Video Games - The Lost Art
Updated: Nov 20
When I was a kid in the 80's, I would buy Nintendo Power and look at the game hints and cheats. There was another thing that was hidden in those magazines, the video game cover art. There would not be a ton, but you could see a few. The fun that I had was to see if I can imagine the gameplay. Who can forget the iconic Super Mario Brothers cover art with Duck Hunt?
Back when Atari was around, the video game graphics were not that great. The arcades would beat it very often in this category. How could they lure players to buy their game? The answer is cover art. Atari has been known for having some of the best cover art of any video game console. Game buying decisions were made on the art on the cartridge or cardboard box.
Atari Cover Art
There are different styles, but when you see them you think to yourself, that is Atari. This is because it had its own style. Did it mean that the games were good? Hell no. The football game is one of the worse games that I have ever played. The better sports games back then were on ColecoVision.
In my opinion, the level of detail on the cover art is amazing. Although the in game graphics were not great, in our heads, we would imagine that it would look like on the box. Also remember, back then, the internet did not exist. You got your video game news from a few publications or from a friend. So knowing if a game was good was not really an option. Parents would choose the game as well, with the determining factor of how violent the cover art looked. Berzerk and Missile Command are my favorite covers from the Atari years.
Nintendo started their video game career by making and publishing games for the ColecoVision. One of the most popular games was the first unofficial Super Mario character in Donkey Kong. Super Mario has been called Jump Man by gaming enthusiasts. They had their own style on their own. Not all games on the NES had the 8-bit cover art, but many of the first party titles did. Compared to Atari, they decided to go completely in a different art direction. They opted to go for the 8-bit look and feel.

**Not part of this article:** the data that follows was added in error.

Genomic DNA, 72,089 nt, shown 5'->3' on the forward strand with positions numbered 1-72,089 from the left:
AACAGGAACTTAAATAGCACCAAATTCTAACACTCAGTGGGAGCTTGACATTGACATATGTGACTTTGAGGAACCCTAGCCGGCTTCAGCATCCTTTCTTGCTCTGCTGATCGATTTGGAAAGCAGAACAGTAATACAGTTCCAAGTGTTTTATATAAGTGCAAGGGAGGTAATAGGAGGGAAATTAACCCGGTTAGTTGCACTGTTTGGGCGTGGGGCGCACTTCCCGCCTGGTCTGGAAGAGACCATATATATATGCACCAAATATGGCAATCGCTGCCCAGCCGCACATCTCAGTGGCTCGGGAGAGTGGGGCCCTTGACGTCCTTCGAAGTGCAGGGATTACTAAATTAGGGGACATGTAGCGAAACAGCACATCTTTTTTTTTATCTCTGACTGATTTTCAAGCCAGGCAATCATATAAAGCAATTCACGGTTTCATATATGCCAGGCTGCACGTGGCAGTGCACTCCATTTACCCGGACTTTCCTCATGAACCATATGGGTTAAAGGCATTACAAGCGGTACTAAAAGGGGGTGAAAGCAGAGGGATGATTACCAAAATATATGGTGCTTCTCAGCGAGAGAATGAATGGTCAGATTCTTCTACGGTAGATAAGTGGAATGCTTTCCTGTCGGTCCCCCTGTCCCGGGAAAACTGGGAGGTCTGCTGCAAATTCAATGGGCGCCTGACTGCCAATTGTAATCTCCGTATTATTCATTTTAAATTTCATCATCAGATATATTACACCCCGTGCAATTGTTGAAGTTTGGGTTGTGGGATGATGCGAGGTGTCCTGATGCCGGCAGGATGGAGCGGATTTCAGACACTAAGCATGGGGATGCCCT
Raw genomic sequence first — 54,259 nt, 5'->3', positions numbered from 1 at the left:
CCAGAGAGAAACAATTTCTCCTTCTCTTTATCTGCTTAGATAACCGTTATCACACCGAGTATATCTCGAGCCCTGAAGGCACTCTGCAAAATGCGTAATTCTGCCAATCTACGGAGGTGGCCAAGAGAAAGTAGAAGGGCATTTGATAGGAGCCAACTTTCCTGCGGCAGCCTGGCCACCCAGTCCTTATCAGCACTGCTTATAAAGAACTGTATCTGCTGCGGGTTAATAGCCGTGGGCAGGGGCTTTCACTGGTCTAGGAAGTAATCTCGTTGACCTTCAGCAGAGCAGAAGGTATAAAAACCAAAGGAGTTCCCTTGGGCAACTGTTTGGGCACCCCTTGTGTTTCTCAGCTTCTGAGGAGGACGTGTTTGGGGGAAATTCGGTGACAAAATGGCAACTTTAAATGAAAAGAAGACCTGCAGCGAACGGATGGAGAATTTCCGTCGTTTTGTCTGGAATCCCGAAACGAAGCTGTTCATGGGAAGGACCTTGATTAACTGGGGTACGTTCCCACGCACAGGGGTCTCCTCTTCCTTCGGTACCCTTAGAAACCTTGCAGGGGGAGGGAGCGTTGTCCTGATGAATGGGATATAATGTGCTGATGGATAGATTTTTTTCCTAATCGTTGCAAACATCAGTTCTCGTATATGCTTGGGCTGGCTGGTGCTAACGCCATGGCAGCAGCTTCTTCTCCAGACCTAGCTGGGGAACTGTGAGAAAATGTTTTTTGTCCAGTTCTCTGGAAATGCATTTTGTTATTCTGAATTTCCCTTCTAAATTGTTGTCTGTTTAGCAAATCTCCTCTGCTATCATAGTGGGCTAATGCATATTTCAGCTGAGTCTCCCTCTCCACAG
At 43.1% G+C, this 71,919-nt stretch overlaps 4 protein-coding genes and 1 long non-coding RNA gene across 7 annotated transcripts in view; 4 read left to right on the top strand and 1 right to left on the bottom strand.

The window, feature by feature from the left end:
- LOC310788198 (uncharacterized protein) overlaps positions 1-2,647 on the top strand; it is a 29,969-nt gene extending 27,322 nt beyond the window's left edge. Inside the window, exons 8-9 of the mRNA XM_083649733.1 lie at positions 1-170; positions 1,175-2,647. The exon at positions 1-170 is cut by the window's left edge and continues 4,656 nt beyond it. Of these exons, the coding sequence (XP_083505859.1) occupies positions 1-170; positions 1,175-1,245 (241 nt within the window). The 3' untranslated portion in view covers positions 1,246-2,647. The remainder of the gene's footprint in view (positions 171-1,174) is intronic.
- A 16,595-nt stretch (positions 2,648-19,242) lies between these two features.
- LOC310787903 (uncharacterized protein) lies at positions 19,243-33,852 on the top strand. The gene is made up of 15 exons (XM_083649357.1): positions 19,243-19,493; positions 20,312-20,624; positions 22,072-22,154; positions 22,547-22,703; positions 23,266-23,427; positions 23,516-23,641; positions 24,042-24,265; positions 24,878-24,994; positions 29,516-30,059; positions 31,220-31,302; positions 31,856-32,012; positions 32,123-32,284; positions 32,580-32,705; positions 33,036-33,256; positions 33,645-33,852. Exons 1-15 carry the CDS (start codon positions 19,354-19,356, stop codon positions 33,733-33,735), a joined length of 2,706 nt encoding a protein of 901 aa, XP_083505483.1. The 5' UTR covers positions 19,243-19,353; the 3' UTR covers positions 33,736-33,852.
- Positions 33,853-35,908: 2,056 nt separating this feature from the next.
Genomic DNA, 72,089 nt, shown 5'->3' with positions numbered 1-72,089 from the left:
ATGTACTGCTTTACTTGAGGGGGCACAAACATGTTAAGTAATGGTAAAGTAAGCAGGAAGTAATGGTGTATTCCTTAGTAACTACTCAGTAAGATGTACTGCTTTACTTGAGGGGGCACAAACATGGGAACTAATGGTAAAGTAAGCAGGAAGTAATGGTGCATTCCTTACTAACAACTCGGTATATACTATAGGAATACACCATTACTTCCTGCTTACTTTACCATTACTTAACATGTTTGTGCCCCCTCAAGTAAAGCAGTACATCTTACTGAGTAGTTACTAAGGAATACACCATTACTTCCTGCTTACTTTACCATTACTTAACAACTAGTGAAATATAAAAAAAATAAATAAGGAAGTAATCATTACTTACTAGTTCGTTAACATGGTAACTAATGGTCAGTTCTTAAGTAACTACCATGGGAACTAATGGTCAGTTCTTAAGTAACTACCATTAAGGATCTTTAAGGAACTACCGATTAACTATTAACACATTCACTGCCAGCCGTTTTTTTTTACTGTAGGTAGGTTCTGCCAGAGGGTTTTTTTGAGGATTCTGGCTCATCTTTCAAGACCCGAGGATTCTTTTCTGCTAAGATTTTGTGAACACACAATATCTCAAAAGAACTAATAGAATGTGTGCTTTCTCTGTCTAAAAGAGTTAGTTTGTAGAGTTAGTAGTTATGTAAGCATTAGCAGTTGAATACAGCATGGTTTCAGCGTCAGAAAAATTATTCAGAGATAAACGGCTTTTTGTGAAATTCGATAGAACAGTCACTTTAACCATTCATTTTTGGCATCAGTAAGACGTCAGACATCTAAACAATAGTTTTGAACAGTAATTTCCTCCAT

Nintendo Cover Art
if you were a NES fan, almost of these games bring up memories. They are etched in our minds. That is the sign of a great cover art. The same way that a good album cover can stay in your memory forever. Video game cover art is very similar.
Vintage Video Game Inspired Art
During the last few years, fans of the old consoles have started to create Atari or NES inspired art. I like it as it can provide a different perspective of games that we already know. You can see examples below.
Video Game Inspired Art
I know that today with photoshop it is not too hard to make a cover, but I still find it pretty cool. Seeing popular movies or games in old cover art from almost 40 years ago is pretty impressive.
When I buy a game today, I do not look at the cover art. In fact, in most cases, I do not even know what the cover art is. The main reason is that with demo's and digital downloads, the need is just not there. It does not determine if I will be purchasing a game.
I think that it is great that artists and gaming enthusiasts are doing these types of things. Although retro gaming is the rage right now, people must not forget one of the most important part of old school gaming, the covers.
I have been reading Art of Atari which depicts the importance that Atari placed on the look of the game cartridge and cover art. It got me thinking, no one thinks twice about the cover art for River Raid, however someone thought about the art for that game. Some of these covers took weeks to perfect. These artists should not be forgotten.
Art of Atari
This is an awesome book if you would like to know how Atari rolled in its infancy, until the crash. You can even purchase it through our Amazon Store. You get a great book and you get to support this site. You can purchase it here:
So what video game art did you like growing up? Did you like cover art from other systems? Let me know at the coordinates below.
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